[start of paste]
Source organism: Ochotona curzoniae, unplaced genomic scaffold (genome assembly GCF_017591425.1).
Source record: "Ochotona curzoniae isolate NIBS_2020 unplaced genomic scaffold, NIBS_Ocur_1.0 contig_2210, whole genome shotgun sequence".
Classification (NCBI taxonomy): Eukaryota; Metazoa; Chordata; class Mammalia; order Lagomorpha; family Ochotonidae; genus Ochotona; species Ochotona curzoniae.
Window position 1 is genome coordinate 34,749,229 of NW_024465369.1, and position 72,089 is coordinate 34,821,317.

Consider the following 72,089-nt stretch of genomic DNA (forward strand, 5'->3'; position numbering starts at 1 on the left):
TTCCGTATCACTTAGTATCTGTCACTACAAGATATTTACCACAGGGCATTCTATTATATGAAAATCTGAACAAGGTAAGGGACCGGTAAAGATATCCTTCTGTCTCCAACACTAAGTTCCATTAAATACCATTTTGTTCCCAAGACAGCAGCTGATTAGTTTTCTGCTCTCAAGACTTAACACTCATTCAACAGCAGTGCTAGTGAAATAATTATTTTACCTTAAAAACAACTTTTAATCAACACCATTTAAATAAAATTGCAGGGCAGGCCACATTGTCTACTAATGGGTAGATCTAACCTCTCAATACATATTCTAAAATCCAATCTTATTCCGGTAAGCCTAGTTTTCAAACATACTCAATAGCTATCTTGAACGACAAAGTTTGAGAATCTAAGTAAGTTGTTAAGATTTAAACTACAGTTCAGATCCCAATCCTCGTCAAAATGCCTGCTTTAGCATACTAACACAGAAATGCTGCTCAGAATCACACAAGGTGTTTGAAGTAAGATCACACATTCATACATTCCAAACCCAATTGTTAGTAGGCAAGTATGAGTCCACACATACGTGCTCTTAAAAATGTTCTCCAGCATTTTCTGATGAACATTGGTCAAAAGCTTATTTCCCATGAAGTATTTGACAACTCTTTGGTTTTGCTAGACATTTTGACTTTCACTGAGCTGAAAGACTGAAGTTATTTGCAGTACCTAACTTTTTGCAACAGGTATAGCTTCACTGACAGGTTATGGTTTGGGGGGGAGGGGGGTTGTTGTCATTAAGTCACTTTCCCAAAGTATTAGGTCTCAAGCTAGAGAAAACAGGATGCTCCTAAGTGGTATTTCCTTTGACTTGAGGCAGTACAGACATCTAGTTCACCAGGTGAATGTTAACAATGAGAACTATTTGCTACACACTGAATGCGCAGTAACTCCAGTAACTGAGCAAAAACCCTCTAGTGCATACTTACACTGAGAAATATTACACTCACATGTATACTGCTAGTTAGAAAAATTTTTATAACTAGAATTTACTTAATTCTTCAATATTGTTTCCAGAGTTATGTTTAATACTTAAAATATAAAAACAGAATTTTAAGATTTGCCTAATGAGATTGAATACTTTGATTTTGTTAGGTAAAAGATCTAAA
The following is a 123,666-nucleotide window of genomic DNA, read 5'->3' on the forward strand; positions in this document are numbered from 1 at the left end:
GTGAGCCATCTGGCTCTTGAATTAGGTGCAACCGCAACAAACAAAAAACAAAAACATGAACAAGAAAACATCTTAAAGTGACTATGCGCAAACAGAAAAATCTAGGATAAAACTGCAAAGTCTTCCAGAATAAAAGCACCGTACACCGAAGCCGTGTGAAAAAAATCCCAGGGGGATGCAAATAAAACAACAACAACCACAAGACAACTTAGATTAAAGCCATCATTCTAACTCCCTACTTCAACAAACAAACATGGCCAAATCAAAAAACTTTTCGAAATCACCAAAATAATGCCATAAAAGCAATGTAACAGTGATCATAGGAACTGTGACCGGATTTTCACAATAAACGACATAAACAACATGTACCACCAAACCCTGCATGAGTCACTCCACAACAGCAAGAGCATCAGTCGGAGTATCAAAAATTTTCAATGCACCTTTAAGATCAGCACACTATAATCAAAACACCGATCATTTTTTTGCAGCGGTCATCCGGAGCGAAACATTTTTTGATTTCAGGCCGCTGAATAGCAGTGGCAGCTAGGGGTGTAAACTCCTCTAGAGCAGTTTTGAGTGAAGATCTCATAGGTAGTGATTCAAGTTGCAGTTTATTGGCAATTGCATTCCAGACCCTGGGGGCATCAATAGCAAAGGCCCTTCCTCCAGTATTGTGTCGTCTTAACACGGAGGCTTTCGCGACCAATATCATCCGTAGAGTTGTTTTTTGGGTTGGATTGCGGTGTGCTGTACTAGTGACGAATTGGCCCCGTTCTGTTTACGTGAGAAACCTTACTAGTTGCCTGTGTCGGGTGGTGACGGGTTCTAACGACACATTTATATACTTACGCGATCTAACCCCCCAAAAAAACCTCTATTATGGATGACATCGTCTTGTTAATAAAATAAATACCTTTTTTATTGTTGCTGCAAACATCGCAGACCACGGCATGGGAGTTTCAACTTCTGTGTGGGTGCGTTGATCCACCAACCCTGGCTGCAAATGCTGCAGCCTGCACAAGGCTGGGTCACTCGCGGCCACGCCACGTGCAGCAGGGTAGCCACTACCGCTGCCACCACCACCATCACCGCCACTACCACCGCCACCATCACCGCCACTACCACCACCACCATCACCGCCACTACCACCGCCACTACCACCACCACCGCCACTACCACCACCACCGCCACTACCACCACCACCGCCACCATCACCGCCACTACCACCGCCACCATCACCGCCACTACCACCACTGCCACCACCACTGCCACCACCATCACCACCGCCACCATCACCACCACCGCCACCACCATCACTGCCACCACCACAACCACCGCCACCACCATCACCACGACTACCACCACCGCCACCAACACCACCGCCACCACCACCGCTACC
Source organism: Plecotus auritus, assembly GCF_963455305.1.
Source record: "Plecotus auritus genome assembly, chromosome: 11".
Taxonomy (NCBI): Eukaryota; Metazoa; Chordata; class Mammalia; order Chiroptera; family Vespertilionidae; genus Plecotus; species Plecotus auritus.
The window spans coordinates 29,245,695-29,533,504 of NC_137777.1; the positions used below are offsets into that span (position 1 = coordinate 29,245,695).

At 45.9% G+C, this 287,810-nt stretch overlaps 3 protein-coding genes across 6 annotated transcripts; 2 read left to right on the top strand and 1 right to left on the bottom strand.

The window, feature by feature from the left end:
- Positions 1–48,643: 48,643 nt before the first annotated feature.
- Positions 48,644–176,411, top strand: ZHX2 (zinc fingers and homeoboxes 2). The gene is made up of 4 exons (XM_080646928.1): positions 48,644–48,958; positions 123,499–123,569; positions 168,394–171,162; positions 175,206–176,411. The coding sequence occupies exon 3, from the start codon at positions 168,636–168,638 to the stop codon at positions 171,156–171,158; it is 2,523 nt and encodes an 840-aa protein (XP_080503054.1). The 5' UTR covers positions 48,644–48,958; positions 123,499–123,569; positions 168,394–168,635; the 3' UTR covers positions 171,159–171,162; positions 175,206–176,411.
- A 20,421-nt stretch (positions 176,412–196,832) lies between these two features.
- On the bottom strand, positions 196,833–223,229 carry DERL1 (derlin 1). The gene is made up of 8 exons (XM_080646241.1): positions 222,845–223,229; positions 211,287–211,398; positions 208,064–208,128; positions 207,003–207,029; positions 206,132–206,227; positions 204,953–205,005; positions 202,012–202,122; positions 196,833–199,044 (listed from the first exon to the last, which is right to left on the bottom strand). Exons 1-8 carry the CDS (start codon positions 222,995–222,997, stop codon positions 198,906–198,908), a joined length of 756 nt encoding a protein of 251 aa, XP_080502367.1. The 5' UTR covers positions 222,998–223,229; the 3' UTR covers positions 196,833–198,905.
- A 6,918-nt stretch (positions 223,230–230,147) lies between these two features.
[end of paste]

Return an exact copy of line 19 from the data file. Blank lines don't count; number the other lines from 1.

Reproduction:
- A 6,918-nt stretch (positions 223,230–230,147) lies between these two features.